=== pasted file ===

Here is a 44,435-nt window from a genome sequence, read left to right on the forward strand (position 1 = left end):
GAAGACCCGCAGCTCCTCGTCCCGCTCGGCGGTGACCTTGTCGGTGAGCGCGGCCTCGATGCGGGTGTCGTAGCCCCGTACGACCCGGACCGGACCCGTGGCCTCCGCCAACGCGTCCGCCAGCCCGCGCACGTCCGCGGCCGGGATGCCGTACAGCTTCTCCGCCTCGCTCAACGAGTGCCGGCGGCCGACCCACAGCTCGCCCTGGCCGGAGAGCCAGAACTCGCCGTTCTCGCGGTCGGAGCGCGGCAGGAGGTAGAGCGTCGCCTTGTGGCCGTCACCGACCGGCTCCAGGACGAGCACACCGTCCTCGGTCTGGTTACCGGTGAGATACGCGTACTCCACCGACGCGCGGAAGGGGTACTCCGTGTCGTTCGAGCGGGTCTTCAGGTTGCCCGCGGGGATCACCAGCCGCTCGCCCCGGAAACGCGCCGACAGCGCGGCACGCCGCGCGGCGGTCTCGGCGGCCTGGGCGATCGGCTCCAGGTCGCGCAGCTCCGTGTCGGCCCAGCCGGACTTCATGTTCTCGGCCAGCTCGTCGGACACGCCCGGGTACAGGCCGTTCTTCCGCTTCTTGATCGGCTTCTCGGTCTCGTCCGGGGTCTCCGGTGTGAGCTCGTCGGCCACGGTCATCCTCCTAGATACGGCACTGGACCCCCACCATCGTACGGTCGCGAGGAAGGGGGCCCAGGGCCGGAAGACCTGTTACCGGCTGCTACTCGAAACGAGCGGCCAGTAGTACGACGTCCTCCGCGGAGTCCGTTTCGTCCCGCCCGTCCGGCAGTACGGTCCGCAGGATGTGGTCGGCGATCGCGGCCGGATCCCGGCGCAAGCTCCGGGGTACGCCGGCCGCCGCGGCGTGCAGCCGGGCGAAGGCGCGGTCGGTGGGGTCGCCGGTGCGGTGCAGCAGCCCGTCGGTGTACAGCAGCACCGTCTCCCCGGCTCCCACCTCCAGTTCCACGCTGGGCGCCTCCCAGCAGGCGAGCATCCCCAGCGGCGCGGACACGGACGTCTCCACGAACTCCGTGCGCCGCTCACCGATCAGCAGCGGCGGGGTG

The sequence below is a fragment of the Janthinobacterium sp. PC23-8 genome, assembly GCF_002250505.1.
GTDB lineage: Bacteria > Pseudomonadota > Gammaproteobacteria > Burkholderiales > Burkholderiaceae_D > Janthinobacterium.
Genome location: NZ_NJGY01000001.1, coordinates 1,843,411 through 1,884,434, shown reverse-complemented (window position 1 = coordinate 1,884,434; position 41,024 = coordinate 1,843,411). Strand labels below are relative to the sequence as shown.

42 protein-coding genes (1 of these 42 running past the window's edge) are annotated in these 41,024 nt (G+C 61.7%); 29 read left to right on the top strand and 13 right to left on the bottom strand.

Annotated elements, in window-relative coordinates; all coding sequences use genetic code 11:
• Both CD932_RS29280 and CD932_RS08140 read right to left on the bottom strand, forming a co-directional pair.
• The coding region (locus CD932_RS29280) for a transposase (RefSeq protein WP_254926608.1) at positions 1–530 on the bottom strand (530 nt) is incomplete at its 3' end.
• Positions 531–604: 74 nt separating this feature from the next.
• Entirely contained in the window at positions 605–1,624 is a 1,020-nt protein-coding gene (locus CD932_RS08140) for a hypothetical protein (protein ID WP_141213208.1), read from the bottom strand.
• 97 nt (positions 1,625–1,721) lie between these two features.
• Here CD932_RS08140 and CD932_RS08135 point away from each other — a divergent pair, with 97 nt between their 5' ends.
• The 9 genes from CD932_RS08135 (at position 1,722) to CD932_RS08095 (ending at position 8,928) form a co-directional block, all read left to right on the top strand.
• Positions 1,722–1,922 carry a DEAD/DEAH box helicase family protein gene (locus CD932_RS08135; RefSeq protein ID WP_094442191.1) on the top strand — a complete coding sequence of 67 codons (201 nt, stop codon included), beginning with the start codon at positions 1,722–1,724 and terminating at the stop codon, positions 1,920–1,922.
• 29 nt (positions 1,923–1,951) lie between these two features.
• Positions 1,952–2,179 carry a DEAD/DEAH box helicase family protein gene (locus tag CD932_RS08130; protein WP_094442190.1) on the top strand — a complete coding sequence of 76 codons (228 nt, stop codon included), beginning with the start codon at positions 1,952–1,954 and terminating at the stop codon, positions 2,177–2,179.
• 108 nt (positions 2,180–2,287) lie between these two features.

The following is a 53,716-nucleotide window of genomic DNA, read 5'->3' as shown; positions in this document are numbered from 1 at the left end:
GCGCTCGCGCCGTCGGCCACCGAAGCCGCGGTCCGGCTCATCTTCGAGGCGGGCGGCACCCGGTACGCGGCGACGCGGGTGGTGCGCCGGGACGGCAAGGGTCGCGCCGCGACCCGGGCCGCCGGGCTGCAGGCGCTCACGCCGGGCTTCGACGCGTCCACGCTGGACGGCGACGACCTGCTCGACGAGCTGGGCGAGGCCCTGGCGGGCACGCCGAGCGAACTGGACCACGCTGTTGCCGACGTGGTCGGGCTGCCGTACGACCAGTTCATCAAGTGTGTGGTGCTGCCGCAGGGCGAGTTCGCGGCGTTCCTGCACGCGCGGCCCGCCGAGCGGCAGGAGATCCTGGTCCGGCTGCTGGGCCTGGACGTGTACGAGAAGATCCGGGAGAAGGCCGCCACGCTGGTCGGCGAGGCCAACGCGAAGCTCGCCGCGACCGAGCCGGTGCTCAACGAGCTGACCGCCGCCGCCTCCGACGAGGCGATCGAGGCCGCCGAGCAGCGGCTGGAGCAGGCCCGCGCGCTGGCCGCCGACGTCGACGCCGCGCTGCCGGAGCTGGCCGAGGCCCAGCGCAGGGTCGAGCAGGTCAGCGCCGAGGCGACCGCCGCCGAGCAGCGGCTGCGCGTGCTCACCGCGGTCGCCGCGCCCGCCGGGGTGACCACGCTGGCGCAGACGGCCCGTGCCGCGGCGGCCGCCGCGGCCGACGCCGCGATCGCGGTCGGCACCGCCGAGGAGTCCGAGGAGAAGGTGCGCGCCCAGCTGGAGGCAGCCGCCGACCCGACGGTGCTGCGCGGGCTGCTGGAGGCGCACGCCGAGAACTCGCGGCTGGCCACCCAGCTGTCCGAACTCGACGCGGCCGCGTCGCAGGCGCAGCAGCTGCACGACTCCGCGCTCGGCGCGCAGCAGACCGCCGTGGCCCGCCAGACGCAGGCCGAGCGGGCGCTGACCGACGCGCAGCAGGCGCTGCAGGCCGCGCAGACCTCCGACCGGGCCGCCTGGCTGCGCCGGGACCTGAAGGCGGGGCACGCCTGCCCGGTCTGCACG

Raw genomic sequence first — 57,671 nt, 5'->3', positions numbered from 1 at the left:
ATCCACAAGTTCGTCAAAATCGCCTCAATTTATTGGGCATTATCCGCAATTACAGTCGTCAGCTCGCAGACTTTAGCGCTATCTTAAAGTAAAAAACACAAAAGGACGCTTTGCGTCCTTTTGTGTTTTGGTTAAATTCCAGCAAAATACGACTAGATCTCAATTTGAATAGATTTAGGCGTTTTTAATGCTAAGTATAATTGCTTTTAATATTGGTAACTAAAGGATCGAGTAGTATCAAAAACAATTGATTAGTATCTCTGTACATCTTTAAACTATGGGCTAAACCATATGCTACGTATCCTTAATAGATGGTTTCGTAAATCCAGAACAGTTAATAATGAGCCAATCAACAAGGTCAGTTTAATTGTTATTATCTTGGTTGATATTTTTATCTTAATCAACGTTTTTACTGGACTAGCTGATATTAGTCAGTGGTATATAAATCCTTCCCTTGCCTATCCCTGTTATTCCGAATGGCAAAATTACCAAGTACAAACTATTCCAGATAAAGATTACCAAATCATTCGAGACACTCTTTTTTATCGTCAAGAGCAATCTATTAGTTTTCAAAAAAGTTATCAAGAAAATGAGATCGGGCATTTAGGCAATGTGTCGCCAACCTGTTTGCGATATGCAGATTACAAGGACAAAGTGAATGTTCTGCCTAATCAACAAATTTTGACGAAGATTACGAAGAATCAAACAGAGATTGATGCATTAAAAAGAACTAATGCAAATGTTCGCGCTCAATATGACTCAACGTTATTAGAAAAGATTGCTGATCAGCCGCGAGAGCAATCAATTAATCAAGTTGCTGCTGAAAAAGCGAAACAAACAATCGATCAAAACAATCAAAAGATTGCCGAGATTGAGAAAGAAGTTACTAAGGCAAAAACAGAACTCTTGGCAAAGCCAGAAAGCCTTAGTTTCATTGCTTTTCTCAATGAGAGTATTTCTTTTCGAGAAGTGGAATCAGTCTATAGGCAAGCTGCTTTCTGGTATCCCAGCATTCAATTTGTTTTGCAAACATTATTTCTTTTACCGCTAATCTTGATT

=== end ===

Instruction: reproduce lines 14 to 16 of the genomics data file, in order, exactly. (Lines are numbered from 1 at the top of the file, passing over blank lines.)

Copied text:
• The 9 genes from CD932_RS08135 (at position 1,722) to CD932_RS08095 (ending at position 8,928) form a co-directional block, all read left to right on the top strand.
• Positions 1,722–1,922 carry a DEAD/DEAH box helicase family protein gene (locus CD932_RS08135; RefSeq protein ID WP_094442191.1) on the top strand — a complete coding sequence of 67 codons (201 nt, stop codon included), beginning with the start codon at positions 1,722–1,724 and terminating at the stop codon, positions 1,920–1,922.
• 29 nt (positions 1,923–1,951) lie between these two features.